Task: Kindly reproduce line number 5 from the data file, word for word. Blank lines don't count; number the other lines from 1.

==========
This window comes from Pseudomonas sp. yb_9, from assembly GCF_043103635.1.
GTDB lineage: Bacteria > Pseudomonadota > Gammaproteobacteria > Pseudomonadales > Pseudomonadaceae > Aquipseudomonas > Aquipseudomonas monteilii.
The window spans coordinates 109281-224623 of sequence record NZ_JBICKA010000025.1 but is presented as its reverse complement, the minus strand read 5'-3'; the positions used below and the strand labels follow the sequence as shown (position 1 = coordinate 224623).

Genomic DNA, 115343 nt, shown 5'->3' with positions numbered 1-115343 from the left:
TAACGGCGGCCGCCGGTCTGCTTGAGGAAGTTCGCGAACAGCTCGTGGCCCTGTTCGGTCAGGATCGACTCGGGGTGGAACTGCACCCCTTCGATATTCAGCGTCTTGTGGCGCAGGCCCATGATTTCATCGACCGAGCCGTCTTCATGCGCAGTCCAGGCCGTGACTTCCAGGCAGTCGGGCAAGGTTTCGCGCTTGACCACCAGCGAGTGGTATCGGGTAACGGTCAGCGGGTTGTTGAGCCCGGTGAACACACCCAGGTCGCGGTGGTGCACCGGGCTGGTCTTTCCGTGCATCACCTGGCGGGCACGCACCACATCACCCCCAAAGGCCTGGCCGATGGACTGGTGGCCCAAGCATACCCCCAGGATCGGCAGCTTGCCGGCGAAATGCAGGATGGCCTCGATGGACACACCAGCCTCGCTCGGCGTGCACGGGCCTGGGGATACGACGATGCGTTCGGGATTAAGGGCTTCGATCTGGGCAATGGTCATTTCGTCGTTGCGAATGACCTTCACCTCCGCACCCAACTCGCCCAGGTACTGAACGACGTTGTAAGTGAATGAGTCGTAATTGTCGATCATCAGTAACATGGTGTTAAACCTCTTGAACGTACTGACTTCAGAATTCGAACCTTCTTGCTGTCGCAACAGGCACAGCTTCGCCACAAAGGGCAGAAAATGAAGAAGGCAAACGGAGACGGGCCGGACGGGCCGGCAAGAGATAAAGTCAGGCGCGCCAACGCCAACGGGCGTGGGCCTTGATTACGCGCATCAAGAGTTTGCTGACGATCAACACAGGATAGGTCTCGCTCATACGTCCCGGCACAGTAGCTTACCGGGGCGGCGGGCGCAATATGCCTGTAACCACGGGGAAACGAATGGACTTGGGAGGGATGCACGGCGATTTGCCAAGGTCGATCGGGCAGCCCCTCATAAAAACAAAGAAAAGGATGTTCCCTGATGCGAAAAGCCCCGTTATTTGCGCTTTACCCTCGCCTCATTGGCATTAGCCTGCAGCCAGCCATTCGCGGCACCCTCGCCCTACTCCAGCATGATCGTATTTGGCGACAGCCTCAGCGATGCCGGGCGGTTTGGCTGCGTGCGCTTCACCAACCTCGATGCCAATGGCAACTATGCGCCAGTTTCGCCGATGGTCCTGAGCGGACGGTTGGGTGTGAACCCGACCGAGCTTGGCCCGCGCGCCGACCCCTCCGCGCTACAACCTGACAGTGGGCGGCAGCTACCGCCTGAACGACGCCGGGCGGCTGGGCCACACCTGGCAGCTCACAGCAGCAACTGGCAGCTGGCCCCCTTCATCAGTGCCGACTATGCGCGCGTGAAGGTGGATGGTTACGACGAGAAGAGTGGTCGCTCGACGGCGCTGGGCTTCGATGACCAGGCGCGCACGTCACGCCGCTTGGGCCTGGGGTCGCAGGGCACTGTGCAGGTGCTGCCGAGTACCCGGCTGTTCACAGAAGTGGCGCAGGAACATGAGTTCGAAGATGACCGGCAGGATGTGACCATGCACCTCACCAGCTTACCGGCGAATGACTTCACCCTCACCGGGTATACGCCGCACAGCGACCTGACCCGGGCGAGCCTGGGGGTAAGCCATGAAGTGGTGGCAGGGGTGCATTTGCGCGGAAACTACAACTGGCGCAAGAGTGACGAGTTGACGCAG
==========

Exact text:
TAACGGCGGCCGCCGGTCTGCTTGAGGAAGTTCGCGAACAGCTCGTGGCCCTGTTCGGTCAGGATCGACTCGGGGTGGAACTGCACCCCTTCGATATTCAGCGTCTTGTGGCGCAGGCCCATGATTTCATCGACCGAGCCGTCTTCATGCGCAGTCCAGGCCGTGACTTCCAGGCAGTCGGGCAAGGTTTCGCGCTTGACCACCAGCGAGTGGTATCGGGTAACGGTCAGCGGGTTGTTGAGCCCGGTGAACACACCCAGGTCGCGGTGGTGCACCGGGCTGGTCTTTCCGTGCATCACCTGGCGGGCACGCACCACATCACCCCCAAAGGCCTGGCCGATGGACTGGTGGCCCAAGCATACCCCCAGGATCGGCAGCTTGCCGGCGAAATGCAGGATGGCCTCGATGGACACACCAGCCTCGCTCGGCGTGCACGGGCCTGGGGATACGACGATGCGTTCGGGATTAAGGGCTTCGATCTGGGCAATGGTCATTTCGTCGTTGCGAATGACCTTCACCTCCGCACCCAACTCGCCCAGGTACTGAACGACGTTGTAAGTGAATGAGTCGTAATTGTCGATCATCAGTAACATGGTGTTAAACCTCTTGAACGTACTGACTTCAGAATTCGAACCTTCTTGCTGTCGCAACAGGCACAGCTTCGCCACAAAGGGCAGAAAATGAAGAAGGCAAACGGAGACGGGCCGGACGGGCCGGCAAGAGATAAAGTCAGGCGCGCCAACGCCAACGGGCGTGGGCCTTGATTACGCGCATCAAGAGTTTGCTGACGATCAACACAGGATAGGTCTCGCTCATACGTCCCGGCACAGTAGCTTACCGGGGCGGCGGGCGCAATATGCCTGTAACCACGGGGAAACGAATGGACTTGGGAGGGATGCACGGCGATTTGCCAAGGTCGATCGGGCAGCCCCTCATAAAAACAAAGAAAAGGATGTTCCCTGATGCGAAAAGCCCCGTTATTTGCGCTTTACCCTCGCCTCATTGGCATTAGCCTGCAGCCAGCCATTCGCGGCACCCTCGCCCTACTCCAGCATGATCGTATTTGGCGACAGCCTCAGCGATGCCGGGCGGTTTGGCTGCGTGCGCTTCACCAACCTCGATGCCAATGGCAACTATGCGCCAGTTTCGCCGATGGTCCTGAGCGGACGGTTGGGTGTGAACCCGACCGAGCTTGGCCCGCGCGCCGACCCCTCCGCGCTACAACCTGACAGTGGGCGGCAGCTACCGCCTGAACGACGCCGGGCGGCTGGGCCACACCTGGCAGCTCACAGCAGCAACTGGCAGCTGGCCCCCTTCATCAGTGCCGACTATGCGCGCGTGAAGGTGGATGGTTACGACGAGAAGAGTGGTCGCTCGACGGCGCTGGGCTTCGATGACCAGGCGCGCACGTCACGCCGCTTGGGCCTGGGGTCGCAGGGCACTGTGCAGGTGCTGCCGAGTACCCGGCTGTTCACAGAAGTGGCGCAGGAACATGAGTTCGAAGATGACCGGCAGGATGTGACCATGCACCTCACCAGCTTACCGGCGAATGACTTCACCCTCACCGGGTATACGCCGCACAGCGACCTGACCCGGGCGAGCCTGGGGGTAAGCCATGAAGTGGTGGCAGGGGTGCATTTGCGCGGAAACTACAACTGGCGCAAGAGTGACGAGTTGACGCAG